Novartis' Votubia approved in Europe for benign brain tumours

European regulators cleared Novartis' Votubia (everolimus) as a treatment for patients aged 3 years and older with subependymal giant cell astrocytoma (SEGA) associated with tuberous sclerosis complex who are not candidates for curative surgical resection, the company reported Thursday. Hervé Hoppenot, president of the drugmaker's oncology unit, noted that the approval "means that for the first time, patients living with SEGA associated with tuberous sclerosis complex will have an effective therapeutic option."

The company said the decision followed a positive opinion from the European Medicines Agency's Committee for Medicinal Products for Human Use in June on its marketing application. Novartis added that the approval was based on data from a mid-stage trial involving 28 patients, which showed that 78 percent experienced a 30 percent or greater reduction in the size of their largest SEGA at six months compared to baseline. In addition, 33 percent of patients experienced a reduction of 50 percent or greater over the same period.

The mTOR inhibitor was approved last year for this indication in the US, where it is sold under the name Afinitor. According to Bank Vontobel analyst Andrew Weiss, the drug may generate annual sales of approximately $300 million in this indication.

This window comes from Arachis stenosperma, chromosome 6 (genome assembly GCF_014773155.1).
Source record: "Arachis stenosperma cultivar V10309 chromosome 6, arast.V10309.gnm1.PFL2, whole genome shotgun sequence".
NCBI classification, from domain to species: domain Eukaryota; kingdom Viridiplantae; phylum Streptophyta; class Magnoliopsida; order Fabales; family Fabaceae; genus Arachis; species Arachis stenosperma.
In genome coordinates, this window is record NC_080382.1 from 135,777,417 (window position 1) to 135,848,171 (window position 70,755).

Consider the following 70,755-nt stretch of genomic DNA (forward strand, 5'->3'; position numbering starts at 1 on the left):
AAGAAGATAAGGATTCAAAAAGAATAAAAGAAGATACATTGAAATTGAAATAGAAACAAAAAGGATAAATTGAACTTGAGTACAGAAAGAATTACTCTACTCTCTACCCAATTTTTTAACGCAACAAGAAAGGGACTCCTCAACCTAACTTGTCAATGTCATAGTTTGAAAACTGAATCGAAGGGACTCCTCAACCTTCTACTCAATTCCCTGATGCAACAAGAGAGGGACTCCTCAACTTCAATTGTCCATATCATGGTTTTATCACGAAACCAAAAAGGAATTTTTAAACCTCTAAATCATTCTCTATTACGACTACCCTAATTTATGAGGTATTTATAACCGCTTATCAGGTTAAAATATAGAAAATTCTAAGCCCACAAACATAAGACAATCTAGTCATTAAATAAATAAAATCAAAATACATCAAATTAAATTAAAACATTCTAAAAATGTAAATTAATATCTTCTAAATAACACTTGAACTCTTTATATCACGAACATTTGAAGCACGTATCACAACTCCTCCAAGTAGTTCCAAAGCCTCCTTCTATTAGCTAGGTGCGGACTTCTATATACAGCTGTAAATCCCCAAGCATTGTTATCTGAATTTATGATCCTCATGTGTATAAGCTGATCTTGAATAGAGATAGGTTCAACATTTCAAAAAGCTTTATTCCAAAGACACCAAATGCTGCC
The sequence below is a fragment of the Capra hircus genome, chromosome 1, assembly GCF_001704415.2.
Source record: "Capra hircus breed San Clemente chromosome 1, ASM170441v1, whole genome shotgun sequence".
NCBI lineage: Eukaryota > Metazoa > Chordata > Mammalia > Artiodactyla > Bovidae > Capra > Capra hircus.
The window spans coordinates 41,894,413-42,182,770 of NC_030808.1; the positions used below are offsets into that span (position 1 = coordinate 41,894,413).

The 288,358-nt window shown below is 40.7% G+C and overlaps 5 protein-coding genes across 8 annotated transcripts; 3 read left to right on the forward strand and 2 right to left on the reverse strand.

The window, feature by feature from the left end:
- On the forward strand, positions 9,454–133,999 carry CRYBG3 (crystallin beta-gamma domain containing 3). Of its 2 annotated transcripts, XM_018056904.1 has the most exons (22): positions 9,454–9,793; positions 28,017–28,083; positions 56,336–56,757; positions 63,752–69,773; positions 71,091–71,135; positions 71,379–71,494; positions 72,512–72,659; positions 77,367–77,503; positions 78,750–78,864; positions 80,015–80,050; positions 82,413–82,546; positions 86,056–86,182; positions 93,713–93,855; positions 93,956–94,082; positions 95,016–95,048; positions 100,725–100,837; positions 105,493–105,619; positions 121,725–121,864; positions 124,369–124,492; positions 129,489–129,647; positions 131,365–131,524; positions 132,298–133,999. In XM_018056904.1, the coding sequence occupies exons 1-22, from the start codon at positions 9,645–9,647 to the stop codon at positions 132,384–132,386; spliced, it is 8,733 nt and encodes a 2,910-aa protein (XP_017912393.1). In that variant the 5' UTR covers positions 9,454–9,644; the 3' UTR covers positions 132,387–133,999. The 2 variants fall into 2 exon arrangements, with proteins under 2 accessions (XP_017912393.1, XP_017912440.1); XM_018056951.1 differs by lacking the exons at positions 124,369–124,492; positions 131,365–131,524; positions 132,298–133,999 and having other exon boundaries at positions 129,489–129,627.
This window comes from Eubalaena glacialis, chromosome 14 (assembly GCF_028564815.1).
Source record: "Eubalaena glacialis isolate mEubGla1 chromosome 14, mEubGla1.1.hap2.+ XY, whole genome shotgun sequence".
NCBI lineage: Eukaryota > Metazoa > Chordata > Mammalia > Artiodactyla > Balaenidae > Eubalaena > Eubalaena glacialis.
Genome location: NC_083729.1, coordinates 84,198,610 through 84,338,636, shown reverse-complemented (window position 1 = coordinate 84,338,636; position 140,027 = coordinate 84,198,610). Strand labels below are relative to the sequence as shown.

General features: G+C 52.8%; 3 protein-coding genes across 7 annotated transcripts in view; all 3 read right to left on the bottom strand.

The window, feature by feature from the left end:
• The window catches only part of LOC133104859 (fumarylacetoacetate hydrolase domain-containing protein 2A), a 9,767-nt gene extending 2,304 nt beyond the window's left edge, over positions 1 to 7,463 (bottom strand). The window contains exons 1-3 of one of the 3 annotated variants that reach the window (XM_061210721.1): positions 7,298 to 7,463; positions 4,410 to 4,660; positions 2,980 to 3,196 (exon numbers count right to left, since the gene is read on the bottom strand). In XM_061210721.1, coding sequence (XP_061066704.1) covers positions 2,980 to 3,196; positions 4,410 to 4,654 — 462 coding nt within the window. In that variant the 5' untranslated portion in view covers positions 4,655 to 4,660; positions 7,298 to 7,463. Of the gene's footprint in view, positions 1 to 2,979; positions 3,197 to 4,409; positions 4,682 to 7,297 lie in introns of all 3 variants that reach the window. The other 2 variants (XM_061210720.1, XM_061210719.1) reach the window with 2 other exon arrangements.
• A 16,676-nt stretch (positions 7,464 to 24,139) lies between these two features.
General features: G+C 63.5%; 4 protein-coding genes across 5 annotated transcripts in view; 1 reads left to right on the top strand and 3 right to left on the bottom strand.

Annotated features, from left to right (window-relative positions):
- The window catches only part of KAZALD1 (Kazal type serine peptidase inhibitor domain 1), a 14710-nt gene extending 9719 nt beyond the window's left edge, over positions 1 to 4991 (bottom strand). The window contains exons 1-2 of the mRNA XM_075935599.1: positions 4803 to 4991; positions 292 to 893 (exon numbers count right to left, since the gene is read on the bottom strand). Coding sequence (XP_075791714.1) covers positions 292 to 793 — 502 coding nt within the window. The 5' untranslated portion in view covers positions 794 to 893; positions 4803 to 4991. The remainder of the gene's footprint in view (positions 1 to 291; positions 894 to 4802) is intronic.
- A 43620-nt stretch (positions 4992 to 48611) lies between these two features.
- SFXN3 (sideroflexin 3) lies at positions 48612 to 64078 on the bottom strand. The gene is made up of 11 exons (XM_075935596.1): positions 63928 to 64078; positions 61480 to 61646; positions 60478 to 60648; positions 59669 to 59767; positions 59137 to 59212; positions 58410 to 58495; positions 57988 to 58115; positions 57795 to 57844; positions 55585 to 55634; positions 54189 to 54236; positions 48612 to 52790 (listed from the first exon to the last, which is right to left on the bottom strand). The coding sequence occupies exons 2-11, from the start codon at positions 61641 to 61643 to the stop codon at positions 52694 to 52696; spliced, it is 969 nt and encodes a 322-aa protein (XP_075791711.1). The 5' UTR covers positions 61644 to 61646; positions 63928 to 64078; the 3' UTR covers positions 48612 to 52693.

The therapy is already approved in the US and Europe for the treatment of patients with advanced renal cell carcinoma and for use in people with certain tumours of pancreatic origin. The drug is also cleared in the two markets for the prevention of organ rejection in certain patients under the brands Zortress and Certican, respectively.

In July, Novartis indicated that it would seek regulatory approval for the drug in breast cancer, and research is also under way in liver and gastric cancer. Helvea analyst Karl-Heinz Koch noted that "so far our peak sales forecasts of $2.7 billion reflects the approved indications of second-line renal cell carcinoma, [brain tumour and cancer of pancreatic origin and second-line breast cancer]." However, he added that "we have not yet reflected the use of the drug in liver, gastric and first-line breast cancer, with results expected during 2012 to 2014, which, if positive, could double our current forecast."

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